You have something important to say, but you’re worried. You’ve given presentations before, and even talked about this passion in smaller group settings, but you’ve had mixed results. Sometimes people really seem to ‘get’ you, but others don’t seem to get the right message.
The problem very likely lies in your body language. Depending on how your feeling, or how you’re reacting to your audience, your body language might be differing greatly from one conversation to the next. How do you get more positive results where you can come away from a conversation with the assurance your audience got the right message?
How do you stand when talking to someone? If you want to convey that you’re fully engaged, stand facing the other person completely. If things are getting tense and need to be defused, angle your body by about 45 degrees and continue your conversation in this position until things calm down.
People show they’re committed to your way of thinking when they sync up their body movements to yours. Encourage this by beginning the conversation by subtly mirroring their movements.
To show you’re engaged. Move in towards the other person. Leaning in their direction as though to hear better, lets the other person know you are interested in what they are saying.
By using smaller, more controlled gestures, you imply you’re in control. At the same time, make sure those gestures are loose enough, so you don’t give the impression of being uptight or nervous.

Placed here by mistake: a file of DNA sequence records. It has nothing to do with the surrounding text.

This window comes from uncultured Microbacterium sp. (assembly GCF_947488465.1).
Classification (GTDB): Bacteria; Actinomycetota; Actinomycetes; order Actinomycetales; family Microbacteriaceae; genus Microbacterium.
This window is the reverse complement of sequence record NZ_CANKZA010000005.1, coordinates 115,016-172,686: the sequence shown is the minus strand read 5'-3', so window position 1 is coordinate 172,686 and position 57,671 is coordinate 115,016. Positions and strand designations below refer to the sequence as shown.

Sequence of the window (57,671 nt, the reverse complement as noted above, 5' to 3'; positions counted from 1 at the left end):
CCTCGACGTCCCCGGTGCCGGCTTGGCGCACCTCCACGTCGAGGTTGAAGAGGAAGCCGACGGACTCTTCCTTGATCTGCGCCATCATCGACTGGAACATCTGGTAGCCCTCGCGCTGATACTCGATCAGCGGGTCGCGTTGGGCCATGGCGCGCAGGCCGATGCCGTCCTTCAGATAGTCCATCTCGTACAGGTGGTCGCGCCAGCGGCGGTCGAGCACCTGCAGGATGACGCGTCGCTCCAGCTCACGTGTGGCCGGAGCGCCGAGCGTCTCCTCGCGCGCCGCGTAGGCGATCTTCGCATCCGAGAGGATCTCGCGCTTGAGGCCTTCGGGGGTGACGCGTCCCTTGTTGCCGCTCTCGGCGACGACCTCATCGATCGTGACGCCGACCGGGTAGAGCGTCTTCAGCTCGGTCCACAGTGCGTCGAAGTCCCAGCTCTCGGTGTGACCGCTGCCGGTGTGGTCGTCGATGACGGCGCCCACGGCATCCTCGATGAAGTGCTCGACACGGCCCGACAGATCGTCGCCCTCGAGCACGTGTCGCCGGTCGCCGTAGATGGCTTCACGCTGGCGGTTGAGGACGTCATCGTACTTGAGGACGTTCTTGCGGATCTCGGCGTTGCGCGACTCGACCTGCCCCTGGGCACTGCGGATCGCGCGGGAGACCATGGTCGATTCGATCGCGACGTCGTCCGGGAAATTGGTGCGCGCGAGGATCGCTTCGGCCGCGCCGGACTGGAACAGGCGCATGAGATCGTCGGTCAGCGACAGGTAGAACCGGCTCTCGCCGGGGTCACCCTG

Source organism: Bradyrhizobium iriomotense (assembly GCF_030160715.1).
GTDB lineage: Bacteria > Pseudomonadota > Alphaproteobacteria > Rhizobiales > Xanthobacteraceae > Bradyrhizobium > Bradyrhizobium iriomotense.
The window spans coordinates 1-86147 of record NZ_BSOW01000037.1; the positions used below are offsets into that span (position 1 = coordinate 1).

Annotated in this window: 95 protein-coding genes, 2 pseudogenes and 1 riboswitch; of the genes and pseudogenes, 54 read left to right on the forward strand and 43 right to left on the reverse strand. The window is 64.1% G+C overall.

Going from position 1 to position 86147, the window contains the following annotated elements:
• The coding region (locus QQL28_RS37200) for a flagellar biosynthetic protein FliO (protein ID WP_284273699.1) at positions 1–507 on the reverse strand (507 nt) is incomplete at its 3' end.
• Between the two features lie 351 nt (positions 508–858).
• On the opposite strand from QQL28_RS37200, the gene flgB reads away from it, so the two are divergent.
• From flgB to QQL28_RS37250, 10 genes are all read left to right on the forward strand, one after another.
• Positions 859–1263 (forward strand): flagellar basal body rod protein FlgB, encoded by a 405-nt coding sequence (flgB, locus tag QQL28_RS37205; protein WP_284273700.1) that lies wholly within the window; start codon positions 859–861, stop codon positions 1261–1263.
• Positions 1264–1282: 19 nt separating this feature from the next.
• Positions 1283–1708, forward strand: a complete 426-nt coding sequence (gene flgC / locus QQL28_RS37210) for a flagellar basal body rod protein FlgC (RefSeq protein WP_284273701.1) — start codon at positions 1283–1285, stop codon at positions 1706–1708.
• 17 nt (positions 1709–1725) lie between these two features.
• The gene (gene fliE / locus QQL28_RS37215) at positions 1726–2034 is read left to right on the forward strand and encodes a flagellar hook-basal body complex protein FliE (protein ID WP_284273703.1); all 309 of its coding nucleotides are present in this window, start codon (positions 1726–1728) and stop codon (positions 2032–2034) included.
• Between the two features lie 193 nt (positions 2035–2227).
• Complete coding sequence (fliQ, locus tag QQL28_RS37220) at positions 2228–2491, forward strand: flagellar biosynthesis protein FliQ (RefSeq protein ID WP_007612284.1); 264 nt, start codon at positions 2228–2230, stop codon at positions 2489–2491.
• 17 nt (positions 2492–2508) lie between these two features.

A firm, but gentle handshake will always impress.
When people are nervous, they tend to blink excessively. Be aware of this. If you find yourself blinking a lot, focus on relaxing by taking slower, more even breaths.
Keep your tone of voice low and even. Talking quickly or in a higher pitched than usual voice, also convey nervousness. Keep every statement from sounding like a question.
A genuine smile will put people at their ease, and often encourage them to smile in return.
If you’re up on stage, be sure to move around and not stay in one spot. Shift to a new position between pertinent points.
Pull the other person out of a defensive posture by handing them something, a business card or water bottle. This shifts their perspective as it shifts them physically.
Making sure your audience heard what you intended for them to hear is the greatest challenge of any communicator. Using your body language to get your point across becomes one of the most important tools at your disposal to do just that.